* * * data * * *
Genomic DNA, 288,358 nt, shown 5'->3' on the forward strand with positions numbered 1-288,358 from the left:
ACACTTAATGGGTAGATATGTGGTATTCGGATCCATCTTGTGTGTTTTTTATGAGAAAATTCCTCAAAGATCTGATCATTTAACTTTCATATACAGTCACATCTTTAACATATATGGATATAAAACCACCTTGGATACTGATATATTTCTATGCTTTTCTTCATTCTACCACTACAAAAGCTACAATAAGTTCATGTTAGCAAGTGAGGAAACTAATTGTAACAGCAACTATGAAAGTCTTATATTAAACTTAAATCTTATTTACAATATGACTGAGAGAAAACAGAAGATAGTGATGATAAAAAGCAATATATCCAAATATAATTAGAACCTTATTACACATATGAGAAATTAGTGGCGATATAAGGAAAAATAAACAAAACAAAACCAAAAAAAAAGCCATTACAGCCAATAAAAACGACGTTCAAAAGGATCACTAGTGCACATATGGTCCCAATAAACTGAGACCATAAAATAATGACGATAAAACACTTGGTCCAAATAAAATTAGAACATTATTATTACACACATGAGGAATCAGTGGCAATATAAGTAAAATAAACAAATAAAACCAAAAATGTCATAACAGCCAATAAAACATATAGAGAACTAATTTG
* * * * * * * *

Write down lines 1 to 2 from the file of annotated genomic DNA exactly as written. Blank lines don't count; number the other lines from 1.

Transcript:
Genomic DNA, 288,358 nt, shown 5'->3' on the forward strand with positions numbered 1-288,358 from the left:
ACACTTAATGGGTAGATATGTGGTATTCGGATCCATCTTGTGTGTTTTTTATGAGAAAATTCCTCAAAGATCTGATCATTTAACTTTCATATACAGTCACATCTTTAACATATATGGATATAAAACCACCTTGGATACTGATATATTTCTATGCTTTTCTTCATTCTACCACTACAAAAGCTACAATAAGTTCATGTTAGCAAGTGAGGAAACTAATTGTAACAGCAACTATGAAAGTCTTATATTAAACTTAAATCTTATTTACAATATGACTGAGAGAAAACAGAAGATAGTGATGATAAAAAGCAATATATCCAAATATAATTAGAACCTTATTACACATATGAGAAATTAGTGGCGATATAAGGAAAAATAAACAAAACAAAACCAAAAAAAAAGCCATTACAGCCAATAAAAACGACGTTCAAAAGGATCACTAGTGCACATATGGTCCCAATAAACTGAGACCATAAAATAATGACGATAAAACACTTGGTCCAAATAAAATTAGAACATTATTATTACACACATGAGGAATCAGTGGCAATATAAGTAAAATAAACAAATAAAACCAAAAATGTCATAACAGCCAATAAAACATATAGAGAACTAATTTG